Google Docs offers you the convenience of accessing your online documents wherever you are, but at what cost? Your privacy. Google’s bots have previously been caught crawling through documents and deleting the ones they found ‘objectionable.’ Because Google’s business relies on data gathering, it would be wise to move to a document editing app that cares about your privacy. Here are the 5 best ones available:
Feb 05, 2019 · 4 min read
Zoho is one of Google Docs’ biggest competitors. It’s surprising that it’s not more popular. It’s aesthetically pleasing, easy to use, and has an interface that will be familiar to Word users.
It has most of the tools that its counterpart, Google Docs, offers – editing options, mail merge, electronic signatures, and even the ability to post your text straight to a blogging platform. It’s also compatible with other documents and softwares – you can upload Microsoft Office and Libre Office docs, edit PDFs, and sync it with your Dropbox.
If your team members need to work on the same document, you can chat to them via an integrated Zoho Chat. If you lose your connection, you can take your edits offline with the Zoho desktop app.
Zoho Office is part of a larger Office suite, which means that it will store your documents on their servers. They take their security seriously – they encrypt your data in transit and scan it from viruses.
Etherpad is a great choice if you are looking for a truly secure Google Docs alternative.
If you need other team members to edit the same document, you can send them a direct link or an email invitation. You will then see their changes in real time and will also be able to highlight who made what changes, revert mistakes, and use the chat bar to communicate with other collaborators.
There are a few downsides. It’s not compatible with other software such as Microsoft Word or Libre Office, nor does it offer an app for spreadsheets or presentations. It’s also a volunteer-run project – this makes it great for your privacy, but means you’ll receive little support with making it work the way you want to, especially if you want to use it with HTTPS.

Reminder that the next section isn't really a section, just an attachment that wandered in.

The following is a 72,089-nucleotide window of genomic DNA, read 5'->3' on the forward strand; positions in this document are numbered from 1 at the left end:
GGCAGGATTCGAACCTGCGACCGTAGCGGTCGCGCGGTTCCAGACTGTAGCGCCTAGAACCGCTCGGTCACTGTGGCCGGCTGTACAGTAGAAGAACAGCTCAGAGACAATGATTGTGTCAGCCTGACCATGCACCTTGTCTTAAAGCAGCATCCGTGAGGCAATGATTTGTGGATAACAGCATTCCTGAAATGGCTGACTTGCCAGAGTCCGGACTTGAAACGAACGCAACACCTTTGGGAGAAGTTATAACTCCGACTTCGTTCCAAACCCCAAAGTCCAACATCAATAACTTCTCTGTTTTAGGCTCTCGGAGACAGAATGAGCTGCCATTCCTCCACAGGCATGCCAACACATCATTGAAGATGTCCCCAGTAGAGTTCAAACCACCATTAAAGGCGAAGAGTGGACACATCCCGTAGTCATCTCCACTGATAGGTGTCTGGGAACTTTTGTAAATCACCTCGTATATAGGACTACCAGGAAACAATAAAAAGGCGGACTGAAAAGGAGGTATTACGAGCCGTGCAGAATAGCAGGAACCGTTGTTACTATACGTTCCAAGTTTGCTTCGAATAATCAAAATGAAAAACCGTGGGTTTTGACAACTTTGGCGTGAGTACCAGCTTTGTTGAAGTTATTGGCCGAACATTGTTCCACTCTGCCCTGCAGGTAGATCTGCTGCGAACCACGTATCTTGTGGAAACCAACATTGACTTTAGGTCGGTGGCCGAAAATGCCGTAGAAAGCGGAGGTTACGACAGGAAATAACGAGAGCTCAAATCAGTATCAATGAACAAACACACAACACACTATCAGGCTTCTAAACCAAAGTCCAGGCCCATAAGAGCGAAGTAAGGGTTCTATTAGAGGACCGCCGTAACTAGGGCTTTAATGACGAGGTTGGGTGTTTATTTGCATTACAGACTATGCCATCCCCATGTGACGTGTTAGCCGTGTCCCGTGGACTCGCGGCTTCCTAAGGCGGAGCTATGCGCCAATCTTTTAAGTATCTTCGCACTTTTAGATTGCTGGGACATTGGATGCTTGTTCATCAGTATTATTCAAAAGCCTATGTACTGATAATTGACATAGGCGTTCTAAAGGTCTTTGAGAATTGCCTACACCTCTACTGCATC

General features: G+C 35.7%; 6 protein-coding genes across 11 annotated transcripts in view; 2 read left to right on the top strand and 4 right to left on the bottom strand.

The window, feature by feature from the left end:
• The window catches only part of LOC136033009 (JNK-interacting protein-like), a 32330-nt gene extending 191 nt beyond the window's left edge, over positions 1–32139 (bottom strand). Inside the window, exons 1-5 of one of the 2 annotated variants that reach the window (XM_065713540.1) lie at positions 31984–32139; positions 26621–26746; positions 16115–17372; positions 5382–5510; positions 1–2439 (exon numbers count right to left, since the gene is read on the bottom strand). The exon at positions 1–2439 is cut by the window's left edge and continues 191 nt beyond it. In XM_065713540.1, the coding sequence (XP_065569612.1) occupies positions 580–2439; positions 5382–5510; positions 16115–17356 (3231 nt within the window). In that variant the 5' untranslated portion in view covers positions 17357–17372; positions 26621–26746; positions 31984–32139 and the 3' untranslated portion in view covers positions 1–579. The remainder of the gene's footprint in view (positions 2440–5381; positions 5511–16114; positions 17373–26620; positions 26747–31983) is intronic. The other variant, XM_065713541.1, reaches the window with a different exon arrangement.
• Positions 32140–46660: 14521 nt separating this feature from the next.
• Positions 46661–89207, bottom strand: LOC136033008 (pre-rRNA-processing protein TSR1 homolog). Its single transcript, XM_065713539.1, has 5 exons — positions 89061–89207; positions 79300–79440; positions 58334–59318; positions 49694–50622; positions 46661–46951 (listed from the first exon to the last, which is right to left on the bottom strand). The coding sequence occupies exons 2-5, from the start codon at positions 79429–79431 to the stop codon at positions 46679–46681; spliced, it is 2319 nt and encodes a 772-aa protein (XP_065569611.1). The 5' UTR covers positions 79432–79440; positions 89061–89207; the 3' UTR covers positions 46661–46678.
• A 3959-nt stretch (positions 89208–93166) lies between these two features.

CryptPad is another alternative to Google Docs that uses strong encryption to protect your data. Your information is encrypted both in transit and on the servers, so no one, not even the server admins, can read your documents. It also offers real-time collaboration for all your team editing needs.
The platform even gives you the option to stay anonymous, but that means that you will have to stick with limited storage and limited access to CryptDrive. In order to access all of the features, you will have sacrifice your anonymity and register or become a premium user.
OnlyOffice is a newcomer in the online editing industry. However, it has a ton of great features that are worth mentioning.
Word users might find the interface familiar and easy to use. It’s compatible with Microsoft Office and Libre Office documents, spreadsheets and presentations. You can sync all your documents to major cloud storage platforms – Dropbox, Onedrive, Sharepoint, and, yes, even Google Drive.
It’s great for collaborations too. The platform offers two editing options – Fast mode and Slow mode. The former allows you to see edits in real time, while Slow mode shows you the edits only when they are saved, shielding you from any distractions.
Only Office is an open-source platform, so anyone can have a look at its code. You can also deploy it on your own servers and take charge of your documents’ security.
Nuclino is great if you are looking for a platform that focuses on team collaboration and project management rather than editing. It has a great user interface, it’s versatile, and offers many features that allocate work, such as boards, smart tags and invitations.
However, it still lacks some features that Google Docs or Microsoft Office offer, like spreadsheet integration. It might not be the best choice for purely editorial purposes.
However, Nuclino does take your privacy seriously. The company ensures encryption in transit and for the files stored on their servers, it offers two factor authentication, and it complies with GDPR rules and regulations.
There are many more alternatives out there that you could choose from. However, some of them might not be any more secure than Google Docs. For example, Microsoft Office offers an online version of Word. But you cannot upload documents from your desktop and instead have to sync them with your OneDrive account. Similarly to Google Drive, OneDrive is also crawled by bots for ‘objectionable content’, which can then be deleted and lead to your account being terminated.
Another questionable option is Dropbox Paper. Even though it offers encryption for documents in transit and those stored in Dropbox, it has been criticized by Edward Snowden. He claimed that Dropbox would be willing to decrypt your data if asked to by law enforcement agencies, which means your information might not be as safe as you think.
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